Welfare Benefits Leading and Learning (WBLL): Collaborative working with Integrated Offender Management (IOM)

VOICES IOM
Author: John Ryan, Welfare benefits Case worker, Citizens Advice Staffordshire North and Stoke-on-Trent   Disclaimer – Customer names have been changed to provide anonymity In early 2021 VOICES extended the specialist welfare benefit advice team to be placed within the local prison release pathway in response to needs identified through our ongoing research and consultation in prison discharge.  I have worked on this pilot for several months as the welfare benefit specialist.  At the start, my role was focused on building relationships and raising awareness of the purpose of the WBLL team – to become embedded within services, offering my knowledge and skills as a learning and development resource to professionals, and to act in a consultancy role for complex benefit cases. The pilot has made substantial progress; I am now working within the IOM team on a regular basis.  This article reflects on outcomes and achievements as a result of effective partnership work. IOM (Integrated Offender Management), working through both Police Field Officers and Probation Service Officers, seeks to break the problematic cycle of offending, custody, release, re-offending and return to custody. Adopting a holistic approach, offender managers support individuals with multiple and complex needs using their skills and knowledge to help coordinate… Continue Reading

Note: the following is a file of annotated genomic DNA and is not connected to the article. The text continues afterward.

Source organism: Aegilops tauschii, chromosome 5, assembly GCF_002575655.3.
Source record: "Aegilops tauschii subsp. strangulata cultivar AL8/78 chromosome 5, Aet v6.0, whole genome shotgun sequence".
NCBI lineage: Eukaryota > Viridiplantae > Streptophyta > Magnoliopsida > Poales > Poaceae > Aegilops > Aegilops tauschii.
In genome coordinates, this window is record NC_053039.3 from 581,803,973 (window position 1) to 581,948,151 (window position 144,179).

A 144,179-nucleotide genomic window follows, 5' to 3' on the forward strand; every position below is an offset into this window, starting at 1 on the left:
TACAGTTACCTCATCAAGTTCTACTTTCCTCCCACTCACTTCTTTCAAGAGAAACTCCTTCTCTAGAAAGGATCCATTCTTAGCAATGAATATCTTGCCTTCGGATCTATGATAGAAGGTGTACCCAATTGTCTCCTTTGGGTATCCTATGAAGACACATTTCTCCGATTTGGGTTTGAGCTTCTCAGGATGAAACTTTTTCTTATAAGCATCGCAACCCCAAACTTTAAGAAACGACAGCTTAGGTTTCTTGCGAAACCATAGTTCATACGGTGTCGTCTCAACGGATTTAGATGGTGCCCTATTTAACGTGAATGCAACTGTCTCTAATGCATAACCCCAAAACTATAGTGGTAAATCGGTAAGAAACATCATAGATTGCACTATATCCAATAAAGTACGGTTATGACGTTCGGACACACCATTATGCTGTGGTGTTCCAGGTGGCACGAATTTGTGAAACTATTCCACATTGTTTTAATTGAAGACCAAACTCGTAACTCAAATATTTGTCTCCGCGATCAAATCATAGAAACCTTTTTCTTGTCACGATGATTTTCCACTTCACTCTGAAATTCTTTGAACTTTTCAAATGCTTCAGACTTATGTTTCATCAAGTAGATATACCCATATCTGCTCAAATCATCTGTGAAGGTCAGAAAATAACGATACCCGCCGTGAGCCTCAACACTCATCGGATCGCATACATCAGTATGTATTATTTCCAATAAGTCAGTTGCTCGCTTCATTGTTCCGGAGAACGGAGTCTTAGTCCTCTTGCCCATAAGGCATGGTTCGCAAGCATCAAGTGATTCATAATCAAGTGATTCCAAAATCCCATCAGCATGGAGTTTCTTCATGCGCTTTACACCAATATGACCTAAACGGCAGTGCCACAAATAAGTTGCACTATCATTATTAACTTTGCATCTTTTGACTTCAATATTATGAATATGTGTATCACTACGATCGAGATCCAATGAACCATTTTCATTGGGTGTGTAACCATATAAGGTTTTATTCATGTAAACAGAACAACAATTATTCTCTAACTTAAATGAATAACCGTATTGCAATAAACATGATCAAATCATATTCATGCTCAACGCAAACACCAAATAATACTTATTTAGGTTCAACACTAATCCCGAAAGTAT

National Expert Citizens Group Update

VOICES NECG update